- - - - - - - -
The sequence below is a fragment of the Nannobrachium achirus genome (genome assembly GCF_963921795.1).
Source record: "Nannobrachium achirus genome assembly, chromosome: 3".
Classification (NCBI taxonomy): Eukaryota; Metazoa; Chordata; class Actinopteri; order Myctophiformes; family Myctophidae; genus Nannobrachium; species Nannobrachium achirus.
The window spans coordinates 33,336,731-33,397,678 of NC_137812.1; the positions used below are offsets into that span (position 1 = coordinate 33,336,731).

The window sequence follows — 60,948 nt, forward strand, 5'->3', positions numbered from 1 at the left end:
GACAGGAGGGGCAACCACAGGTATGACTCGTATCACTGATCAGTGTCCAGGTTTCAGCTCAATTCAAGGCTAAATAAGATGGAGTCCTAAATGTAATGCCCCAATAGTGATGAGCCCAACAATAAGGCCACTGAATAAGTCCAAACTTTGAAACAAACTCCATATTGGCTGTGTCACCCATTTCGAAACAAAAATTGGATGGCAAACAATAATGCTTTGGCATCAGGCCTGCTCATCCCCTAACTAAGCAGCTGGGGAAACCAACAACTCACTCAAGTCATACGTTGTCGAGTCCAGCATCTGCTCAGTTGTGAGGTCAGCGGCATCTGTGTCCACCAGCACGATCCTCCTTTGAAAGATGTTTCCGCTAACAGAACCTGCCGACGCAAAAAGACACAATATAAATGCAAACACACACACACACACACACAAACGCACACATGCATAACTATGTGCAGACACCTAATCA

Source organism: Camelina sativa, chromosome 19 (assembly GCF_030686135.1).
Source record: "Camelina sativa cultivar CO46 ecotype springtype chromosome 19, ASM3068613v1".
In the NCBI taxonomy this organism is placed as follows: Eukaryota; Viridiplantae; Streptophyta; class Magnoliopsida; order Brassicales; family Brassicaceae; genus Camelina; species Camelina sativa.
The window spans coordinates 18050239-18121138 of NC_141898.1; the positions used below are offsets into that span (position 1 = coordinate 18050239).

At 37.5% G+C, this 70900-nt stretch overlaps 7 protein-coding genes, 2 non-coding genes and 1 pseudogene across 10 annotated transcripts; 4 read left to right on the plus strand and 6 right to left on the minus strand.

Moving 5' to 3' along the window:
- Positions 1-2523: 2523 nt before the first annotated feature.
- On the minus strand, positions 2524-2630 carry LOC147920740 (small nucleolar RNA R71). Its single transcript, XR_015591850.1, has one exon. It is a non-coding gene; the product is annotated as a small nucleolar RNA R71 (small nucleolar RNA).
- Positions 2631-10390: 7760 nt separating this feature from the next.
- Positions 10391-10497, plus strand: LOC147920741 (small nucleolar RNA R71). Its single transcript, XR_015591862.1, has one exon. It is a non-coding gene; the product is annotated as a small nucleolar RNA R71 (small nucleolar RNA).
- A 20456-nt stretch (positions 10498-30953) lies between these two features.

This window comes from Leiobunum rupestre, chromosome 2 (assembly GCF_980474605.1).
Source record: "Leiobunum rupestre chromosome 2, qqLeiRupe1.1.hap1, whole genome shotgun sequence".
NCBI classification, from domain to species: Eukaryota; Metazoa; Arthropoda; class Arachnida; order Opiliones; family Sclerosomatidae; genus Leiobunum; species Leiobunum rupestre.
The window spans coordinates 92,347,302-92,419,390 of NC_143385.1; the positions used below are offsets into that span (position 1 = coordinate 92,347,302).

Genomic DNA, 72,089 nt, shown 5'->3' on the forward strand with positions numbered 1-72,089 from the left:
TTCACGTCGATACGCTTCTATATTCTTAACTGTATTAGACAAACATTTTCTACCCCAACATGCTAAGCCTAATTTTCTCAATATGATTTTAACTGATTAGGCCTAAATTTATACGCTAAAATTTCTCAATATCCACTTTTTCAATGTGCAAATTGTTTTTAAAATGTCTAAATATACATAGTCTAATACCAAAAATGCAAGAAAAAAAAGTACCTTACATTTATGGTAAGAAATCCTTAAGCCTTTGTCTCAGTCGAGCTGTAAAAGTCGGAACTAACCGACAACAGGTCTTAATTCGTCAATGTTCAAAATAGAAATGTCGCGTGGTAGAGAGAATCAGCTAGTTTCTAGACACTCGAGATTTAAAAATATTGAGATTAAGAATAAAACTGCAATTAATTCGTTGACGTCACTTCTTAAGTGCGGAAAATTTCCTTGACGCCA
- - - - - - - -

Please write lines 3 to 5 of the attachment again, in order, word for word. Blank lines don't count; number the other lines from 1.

Classification (NCBI taxonomy): Eukaryota; Metazoa; Chordata; class Actinopteri; order Myctophiformes; family Myctophidae; genus Nannobrachium; species Nannobrachium achirus.
The window spans coordinates 33,336,731-33,397,678 of NC_137812.1; the positions used below are offsets into that span (position 1 = coordinate 33,336,731).

The window sequence follows — 60,948 nt, forward strand, 5'->3', positions numbered from 1 at the left end: